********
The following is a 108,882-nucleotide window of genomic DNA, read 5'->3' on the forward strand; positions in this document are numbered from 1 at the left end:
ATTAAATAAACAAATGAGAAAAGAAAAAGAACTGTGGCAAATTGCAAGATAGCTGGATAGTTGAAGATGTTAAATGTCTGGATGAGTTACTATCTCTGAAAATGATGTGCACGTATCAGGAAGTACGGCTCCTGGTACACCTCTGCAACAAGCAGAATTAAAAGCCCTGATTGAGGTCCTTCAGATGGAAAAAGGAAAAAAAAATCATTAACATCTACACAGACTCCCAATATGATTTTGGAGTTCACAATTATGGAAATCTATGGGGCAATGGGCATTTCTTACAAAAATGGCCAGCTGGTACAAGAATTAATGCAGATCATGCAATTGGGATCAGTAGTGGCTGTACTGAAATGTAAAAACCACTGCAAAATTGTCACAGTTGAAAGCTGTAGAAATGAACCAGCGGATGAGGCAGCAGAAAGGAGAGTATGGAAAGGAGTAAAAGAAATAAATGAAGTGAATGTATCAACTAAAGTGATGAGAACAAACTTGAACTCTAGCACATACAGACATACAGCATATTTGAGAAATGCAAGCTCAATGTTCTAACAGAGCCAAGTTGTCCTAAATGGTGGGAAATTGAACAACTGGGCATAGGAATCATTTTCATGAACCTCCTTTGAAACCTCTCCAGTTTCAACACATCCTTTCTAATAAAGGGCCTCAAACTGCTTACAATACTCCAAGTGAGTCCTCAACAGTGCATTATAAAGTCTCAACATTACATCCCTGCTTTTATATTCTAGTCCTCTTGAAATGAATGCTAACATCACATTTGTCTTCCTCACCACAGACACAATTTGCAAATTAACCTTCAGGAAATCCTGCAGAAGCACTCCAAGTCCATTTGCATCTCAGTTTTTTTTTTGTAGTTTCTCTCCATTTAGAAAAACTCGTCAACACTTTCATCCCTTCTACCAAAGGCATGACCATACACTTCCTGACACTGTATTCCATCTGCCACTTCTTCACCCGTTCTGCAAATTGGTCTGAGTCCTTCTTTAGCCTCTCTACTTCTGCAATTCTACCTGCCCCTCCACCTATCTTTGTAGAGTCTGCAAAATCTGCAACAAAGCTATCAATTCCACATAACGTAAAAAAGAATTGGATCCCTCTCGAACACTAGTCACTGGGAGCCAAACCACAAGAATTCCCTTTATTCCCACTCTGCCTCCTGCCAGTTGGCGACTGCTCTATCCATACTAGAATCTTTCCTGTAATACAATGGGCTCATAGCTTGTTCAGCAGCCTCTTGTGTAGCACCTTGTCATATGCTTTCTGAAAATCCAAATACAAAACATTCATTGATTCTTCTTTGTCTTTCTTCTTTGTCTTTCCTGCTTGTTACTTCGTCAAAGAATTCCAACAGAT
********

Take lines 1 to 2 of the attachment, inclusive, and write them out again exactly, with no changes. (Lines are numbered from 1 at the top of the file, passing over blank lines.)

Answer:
The following is a 108,882-nucleotide window of genomic DNA, read 5'->3' on the forward strand; positions in this document are numbered from 1 at the left end:
ATTAAATAAACAAATGAGAAAAGAAAAAGAACTGTGGCAAATTGCAAGATAGCTGGATAGTTGAAGATGTTAAATGTCTGGATGAGTTACTATCTCTGAAAATGATGTGCACGTATCAGGAAGTACGGCTCCTGGTACACCTCTGCAACAAGCAGAATTAAAAGCCCTGATTGAGGTCCTTCAGATGGAAAAAGGAAAAAAAAATCATTAACATCTACACAGACTCCCAATATGATTTTGGAGTTCACAATTATGGAAATCTATGGGGCAATGGGCATTTCTTACAAAAATGGCCAGCTGGTACAAGAATTAATGCAGATCATGCAATTGGGATCAGTAGTGGCTGTACTGAAATGTAAAAACCACTGCAAAATTGTCACAGTTGAAAGCTGTAGAAATGAACCAGCGGATGAGGCAGCAGAAAGGAGAGTATGGAAAGGAGTAAAAGAAATAAATGAAGTGAATGTATCAACTAAAGTGATGAGAACAAACTTGAACTCTAGCACATACAGACATACAGCATATTTGAGAAATGCAAGCTCAATGTTCTAACAGAGCCAAGTTGTCCTAAATGGTGGGAAATTGAACAACTGGGCATAGGAATCATTTTCATGAACCTCCTTTGAAACCTCTCCAGTTTCAACACATCCTTTCTAATAAAGGGCCTCAAACTGCTTACAATACTCCAAGTGAGTCCTCAACAGTGCATTATAAAGTCTCAACATTACATCCCTGCTTTTATATTCTAGTCCTCTTGAAATGAATGCTAACATCACATTTGTCTTCCTCACCACAGACACAATTTGCAAATTAACCTTCAGGAAATCCTGCAGAAGCACTCCAAGTCCATTTGCATCTCAGTTTTTTTTTTGTAGTTTCTCTCCATTTAGAAAAACTCGTCAACACTTTCATCCCTTCTACCAAAGGCATGACCATACACTTCCTGACACTGTATTCCATCTGCCACTTCTTCACCCGTTCTGCAAATTGGTCTGAGTCCTTCTTTAGCCTCTCTACTTCTGCAATTCTACCTGCCCCTCCACCTATCTTTGTAGAGTCTGCAAAATCTGCAACAAAGCTATCAATTCCACATAACGTAAAAAAGAATTGGATCCCTCTCGAACACTAGTCACTGGGAGCCAAACCACAAGAATTCCCTTTATTCCCACTCTGCCTCCTGCCAGTTGGCGACTGCTCTATCCATACTAGAATCTTTCCTGTAATACAATGGGCTCATAGCTTGTTCAGCAGCCTCTTGTGTAGCACCTTGTCATATGCTTTCTGAAAATCCAAATACAAAACATTCATTGATTCTTCTTTGTCTTTCTTCTTTGTCTTTCCTGCTTGTTACTTCGTCAAAGAATTCCAACAGAT